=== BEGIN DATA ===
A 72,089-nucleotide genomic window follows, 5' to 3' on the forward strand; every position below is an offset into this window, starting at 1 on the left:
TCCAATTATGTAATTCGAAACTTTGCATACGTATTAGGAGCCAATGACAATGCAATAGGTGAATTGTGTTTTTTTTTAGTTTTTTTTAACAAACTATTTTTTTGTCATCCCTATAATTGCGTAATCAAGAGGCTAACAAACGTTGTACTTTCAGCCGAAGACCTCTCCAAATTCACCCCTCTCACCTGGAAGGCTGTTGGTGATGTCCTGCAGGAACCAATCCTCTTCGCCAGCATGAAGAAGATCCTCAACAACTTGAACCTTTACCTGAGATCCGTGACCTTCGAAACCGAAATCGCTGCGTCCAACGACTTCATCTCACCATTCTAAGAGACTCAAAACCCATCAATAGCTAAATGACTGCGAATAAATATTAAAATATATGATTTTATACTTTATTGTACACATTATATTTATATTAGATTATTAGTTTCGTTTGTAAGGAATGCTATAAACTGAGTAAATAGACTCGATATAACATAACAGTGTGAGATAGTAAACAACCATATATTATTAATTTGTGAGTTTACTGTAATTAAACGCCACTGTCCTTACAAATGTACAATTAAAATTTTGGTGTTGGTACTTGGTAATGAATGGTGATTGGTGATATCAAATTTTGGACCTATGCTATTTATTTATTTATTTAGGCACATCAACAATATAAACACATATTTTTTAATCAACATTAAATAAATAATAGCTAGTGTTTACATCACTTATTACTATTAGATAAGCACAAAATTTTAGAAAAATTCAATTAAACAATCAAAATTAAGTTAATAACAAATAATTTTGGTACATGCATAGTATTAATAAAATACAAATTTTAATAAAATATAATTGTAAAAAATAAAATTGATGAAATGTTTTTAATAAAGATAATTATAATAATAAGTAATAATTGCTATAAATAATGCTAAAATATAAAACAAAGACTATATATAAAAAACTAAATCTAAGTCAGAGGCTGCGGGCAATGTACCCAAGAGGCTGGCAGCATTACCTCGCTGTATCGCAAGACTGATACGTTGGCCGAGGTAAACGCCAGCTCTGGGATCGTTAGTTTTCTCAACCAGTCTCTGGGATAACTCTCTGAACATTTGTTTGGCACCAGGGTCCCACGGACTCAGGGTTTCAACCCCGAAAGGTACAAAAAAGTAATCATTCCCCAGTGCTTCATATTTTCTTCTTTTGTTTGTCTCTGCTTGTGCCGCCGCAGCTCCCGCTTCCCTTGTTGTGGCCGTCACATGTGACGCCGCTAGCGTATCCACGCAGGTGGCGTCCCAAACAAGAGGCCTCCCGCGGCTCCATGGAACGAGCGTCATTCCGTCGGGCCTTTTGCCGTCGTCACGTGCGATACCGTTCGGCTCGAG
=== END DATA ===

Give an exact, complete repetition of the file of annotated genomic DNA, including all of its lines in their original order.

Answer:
A 72,089-nucleotide genomic window follows, 5' to 3' on the forward strand; every position below is an offset into this window, starting at 1 on the left:
TCCAATTATGTAATTCGAAACTTTGCATACGTATTAGGAGCCAATGACAATGCAATAGGTGAATTGTGTTTTTTTTTAGTTTTTTTTAACAAACTATTTTTTTGTCATCCCTATAATTGCGTAATCAAGAGGCTAACAAACGTTGTACTTTCAGCCGAAGACCTCTCCAAATTCACCCCTCTCACCTGGAAGGCTGTTGGTGATGTCCTGCAGGAACCAATCCTCTTCGCCAGCATGAAGAAGATCCTCAACAACTTGAACCTTTACCTGAGATCCGTGACCTTCGAAACCGAAATCGCTGCGTCCAACGACTTCATCTCACCATTCTAAGAGACTCAAAACCCATCAATAGCTAAATGACTGCGAATAAATATTAAAATATATGATTTTATACTTTATTGTACACATTATATTTATATTAGATTATTAGTTTCGTTTGTAAGGAATGCTATAAACTGAGTAAATAGACTCGATATAACATAACAGTGTGAGATAGTAAACAACCATATATTATTAATTTGTGAGTTTACTGTAATTAAACGCCACTGTCCTTACAAATGTACAATTAAAATTTTGGTGTTGGTACTTGGTAATGAATGGTGATTGGTGATATCAAATTTTGGACCTATGCTATTTATTTATTTATTTAGGCACATCAACAATATAAACACATATTTTTTAATCAACATTAAATAAATAATAGCTAGTGTTTACATCACTTATTACTATTAGATAAGCACAAAATTTTAGAAAAATTCAATTAAACAATCAAAATTAAGTTAATAACAAATAATTTTGGTACATGCATAGTATTAATAAAATACAAATTTTAATAAAATATAATTGTAAAAAATAAAATTGATGAAATGTTTTTAATAAAGATAATTATAATAATAAGTAATAATTGCTATAAATAATGCTAAAATATAAAACAAAGACTATATATAAAAAACTAAATCTAAGTCAGAGGCTGCGGGCAATGTACCCAAGAGGCTGGCAGCATTACCTCGCTGTATCGCAAGACTGATACGTTGGCCGAGGTAAACGCCAGCTCTGGGATCGTTAGTTTTCTCAACCAGTCTCTGGGATAACTCTCTGAACATTTGTTTGGCACCAGGGTCCCACGGACTCAGGGTTTCAACCCCGAAAGGTACAAAAAAGTAATCATTCCCCAGTGCTTCATATTTTCTTCTTTTGTTTGTCTCTGCTTGTGCCGCCGCAGCTCCCGCTTCCCTTGTTGTGGCCGTCACATGTGACGCCGCTAGCGTATCCACGCAGGTGGCGTCCCAAACAAGAGGCCTCCCGCGGCTCCATGGAACGAGCGTCATTCCGTCGGGCCTTTTGCCGTCGTCACGTGCGATACCGTTCGGCTCGAG